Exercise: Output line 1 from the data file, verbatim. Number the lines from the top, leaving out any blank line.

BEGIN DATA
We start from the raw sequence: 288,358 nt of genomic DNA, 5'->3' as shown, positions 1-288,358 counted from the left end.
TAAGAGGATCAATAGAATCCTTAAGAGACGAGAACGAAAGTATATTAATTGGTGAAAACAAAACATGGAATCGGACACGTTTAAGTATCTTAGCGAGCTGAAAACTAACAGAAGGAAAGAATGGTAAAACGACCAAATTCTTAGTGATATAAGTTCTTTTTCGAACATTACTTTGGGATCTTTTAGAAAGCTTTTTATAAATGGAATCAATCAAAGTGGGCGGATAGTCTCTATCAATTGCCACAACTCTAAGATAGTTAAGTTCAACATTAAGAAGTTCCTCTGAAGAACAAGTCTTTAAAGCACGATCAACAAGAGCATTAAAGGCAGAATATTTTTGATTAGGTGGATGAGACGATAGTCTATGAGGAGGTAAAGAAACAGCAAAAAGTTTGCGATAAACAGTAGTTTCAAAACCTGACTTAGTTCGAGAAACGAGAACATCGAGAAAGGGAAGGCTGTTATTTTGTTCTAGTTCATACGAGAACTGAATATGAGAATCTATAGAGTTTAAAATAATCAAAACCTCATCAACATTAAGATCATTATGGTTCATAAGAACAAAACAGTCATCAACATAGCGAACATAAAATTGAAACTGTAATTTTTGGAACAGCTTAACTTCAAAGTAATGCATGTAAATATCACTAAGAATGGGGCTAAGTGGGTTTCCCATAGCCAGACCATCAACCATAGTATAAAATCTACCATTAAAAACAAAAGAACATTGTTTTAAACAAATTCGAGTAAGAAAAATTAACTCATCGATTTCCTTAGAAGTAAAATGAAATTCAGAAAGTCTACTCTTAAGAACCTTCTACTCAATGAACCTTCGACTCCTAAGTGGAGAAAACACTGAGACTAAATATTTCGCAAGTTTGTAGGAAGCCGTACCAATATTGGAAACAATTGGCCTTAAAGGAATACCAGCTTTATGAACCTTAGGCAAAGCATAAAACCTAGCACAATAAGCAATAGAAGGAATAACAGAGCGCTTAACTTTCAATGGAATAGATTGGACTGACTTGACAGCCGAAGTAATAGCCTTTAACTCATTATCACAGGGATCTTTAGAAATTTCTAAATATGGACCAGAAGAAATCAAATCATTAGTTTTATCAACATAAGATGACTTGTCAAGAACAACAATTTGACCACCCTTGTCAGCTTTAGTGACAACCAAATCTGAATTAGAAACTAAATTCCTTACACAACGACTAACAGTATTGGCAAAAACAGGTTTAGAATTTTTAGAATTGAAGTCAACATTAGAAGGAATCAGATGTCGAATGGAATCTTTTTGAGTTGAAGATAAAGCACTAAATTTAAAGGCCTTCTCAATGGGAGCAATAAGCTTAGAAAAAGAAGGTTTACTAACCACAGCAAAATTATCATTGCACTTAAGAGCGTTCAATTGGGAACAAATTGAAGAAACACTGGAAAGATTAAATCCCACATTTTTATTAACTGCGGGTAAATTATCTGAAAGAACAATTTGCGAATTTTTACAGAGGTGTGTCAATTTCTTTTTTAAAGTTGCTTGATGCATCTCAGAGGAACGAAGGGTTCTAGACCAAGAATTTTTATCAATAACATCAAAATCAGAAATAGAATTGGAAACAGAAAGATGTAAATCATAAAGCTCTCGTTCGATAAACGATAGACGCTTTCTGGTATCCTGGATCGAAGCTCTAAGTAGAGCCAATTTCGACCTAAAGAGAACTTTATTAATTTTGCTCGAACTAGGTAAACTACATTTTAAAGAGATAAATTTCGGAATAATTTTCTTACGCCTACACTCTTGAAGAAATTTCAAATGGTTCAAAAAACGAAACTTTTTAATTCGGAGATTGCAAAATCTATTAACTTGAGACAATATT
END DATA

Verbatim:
We start from the raw sequence: 288,358 nt of genomic DNA, 5'->3' as shown, positions 1-288,358 counted from the left end.